The N&O didn’t disclose those statements until April 12, 2007, the day after NC Attorney General Roy Cooper had declared David Evans, Collin Finnerty and Reade Seligmann innocent and almost thirteen months after the N&O published its “report” of the interview under the front-page, above the fold, unqualified headlines:
Dancer gives details of ordeal

A woman hired to dance for the Duke lacrosse team describes a night of racial slurs, growing fear and, finally, sexual violence
That March 25, 2006 N&O story of the frightened young black mother brutally beaten and gang-raped by three white Duke lacrosse players whose privileged, racist, drunken teammates were covering up for them was the single most important Duke lacrosse news story.

It set out the fraudulent “script” for the witch-hunt and frame-up which two days later Mike Nifong used when he began speaking publicly about the case.

Without specifically acknowledging it had withheld the information from its “night of … sexual violence” story, the N&O’s April 2007 story told readers Mangum said during the March ’06 interview she believed the second dancer, Kim Roberts, was also been sexually assaulted at the party, but didn't report the attack because Roberts was afraid she’d lose her job. Mangum also accused Roberts of being willing to “do just about anything for money.”

If the N&O had disclosed that information in March 2006, what might have happened?

How would Mike Nifong have explained an N&O’s front-page report that “the victim” was saying both dancers were sexually assaulted?

There’s more.

The N&O April 2007 story reported:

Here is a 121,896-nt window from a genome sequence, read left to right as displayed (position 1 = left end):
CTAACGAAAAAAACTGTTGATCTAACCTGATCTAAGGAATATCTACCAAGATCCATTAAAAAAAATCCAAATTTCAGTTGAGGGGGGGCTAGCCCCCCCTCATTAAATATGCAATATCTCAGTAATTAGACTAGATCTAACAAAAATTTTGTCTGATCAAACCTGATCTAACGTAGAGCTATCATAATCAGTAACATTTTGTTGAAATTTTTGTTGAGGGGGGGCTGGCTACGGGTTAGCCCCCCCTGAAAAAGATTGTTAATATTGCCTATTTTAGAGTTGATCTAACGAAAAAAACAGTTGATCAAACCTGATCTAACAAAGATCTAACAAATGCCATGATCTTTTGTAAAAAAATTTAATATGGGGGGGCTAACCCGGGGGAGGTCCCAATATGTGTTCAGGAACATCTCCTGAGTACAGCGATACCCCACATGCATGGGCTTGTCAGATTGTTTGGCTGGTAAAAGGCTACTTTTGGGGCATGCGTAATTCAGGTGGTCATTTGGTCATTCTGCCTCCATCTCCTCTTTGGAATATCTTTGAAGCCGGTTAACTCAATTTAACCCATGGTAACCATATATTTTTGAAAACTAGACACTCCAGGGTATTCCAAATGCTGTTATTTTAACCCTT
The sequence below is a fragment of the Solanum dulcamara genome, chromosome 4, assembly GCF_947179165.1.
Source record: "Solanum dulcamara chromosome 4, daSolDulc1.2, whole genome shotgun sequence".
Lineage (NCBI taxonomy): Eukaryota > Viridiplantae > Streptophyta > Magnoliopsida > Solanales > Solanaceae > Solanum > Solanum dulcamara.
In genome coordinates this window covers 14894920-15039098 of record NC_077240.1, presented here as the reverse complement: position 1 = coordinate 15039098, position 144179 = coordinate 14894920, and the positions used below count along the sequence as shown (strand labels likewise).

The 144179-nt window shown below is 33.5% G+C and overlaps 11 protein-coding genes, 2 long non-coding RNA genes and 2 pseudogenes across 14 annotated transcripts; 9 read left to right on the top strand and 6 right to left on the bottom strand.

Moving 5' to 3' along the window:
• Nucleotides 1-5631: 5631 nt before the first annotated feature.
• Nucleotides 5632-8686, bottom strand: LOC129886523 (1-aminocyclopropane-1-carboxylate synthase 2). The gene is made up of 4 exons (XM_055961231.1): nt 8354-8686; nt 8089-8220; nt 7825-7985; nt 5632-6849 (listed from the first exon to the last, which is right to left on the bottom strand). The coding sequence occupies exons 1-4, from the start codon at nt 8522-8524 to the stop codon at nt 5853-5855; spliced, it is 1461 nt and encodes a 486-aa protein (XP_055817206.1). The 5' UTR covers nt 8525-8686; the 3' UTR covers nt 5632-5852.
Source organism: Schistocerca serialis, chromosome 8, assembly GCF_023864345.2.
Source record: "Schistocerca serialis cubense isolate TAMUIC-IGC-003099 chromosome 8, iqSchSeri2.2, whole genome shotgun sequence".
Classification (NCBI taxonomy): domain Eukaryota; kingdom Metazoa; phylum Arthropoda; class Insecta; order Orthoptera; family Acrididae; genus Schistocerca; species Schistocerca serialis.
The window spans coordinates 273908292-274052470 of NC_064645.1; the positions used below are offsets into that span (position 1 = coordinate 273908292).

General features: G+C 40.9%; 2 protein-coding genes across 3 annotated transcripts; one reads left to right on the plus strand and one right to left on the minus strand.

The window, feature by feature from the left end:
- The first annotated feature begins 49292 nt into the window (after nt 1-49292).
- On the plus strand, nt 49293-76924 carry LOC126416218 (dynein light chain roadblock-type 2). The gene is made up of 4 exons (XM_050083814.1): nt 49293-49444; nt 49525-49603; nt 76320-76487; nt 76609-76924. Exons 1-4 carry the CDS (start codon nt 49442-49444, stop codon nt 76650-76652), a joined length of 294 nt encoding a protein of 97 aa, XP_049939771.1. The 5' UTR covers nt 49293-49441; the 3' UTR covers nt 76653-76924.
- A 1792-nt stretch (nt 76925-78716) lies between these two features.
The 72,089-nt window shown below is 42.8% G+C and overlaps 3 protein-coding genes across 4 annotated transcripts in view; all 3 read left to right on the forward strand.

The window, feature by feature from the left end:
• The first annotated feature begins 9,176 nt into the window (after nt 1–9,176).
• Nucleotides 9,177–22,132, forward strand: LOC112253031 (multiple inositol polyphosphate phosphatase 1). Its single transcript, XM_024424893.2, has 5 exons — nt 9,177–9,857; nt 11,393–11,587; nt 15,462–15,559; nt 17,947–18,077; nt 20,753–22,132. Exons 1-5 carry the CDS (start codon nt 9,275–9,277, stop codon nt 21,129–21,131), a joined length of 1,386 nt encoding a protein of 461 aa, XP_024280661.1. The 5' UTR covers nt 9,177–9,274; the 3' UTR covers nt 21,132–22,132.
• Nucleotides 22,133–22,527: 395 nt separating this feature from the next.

When asked why she made the report, she said "Most guys don't think it's a big deal" to force a woman to have sex. She confirmed that the claimed incident occurred at a party near Duke.

Moments later, she added, "Maybe they think they can get away with it because they have more money than me."
Yet in its March 2006 framing story, the N&O told readers and the rest of media:
She hesitated to tell police what happened, she said Friday. She realized she had to, for her young daughter and her father.

"My father came to see me in the hospital," she said. "I knew if I didn't report it that he would have that hurt forever, knowing that someone hurt his baby and got away with it."
What if the N&O had honestly reported the interview in March 2006? What if it had not covered up for thirteen months information the public should have known and that was exculpatory for the players?

Why didn’t the N&O tell us that information instead of reporting the tax value of Reade Seligmann’s parents’ home?

N&O editors prefer not to discuss their thirteen month long withholding of the exculpatory information. ( For any of you wondering how long DSI’s Brian Meehan and Nifong withheld the exculpatory DNA evidence, it was eight months. )

When N&O editors have discussed the March 2006 story they’ve given bewilderingly changing and contradictory explanations that would make you wonder whether Mangum hasn’t been tutoring them in story telling.

Depending on which editor is telling the story and when, readers have been told the exculpatory information was withheld because it was “only details;” the story was “under deadline;” and even that it would have been libelous for the N&O to report the parts of the interview it acknowledges withholding.

The N&O hasn’t yet told readers why it was libelous to disclose the information in March 2006 and for thirteen months thereafter, but OK to disclose it the day after Cooper said the players were innocent.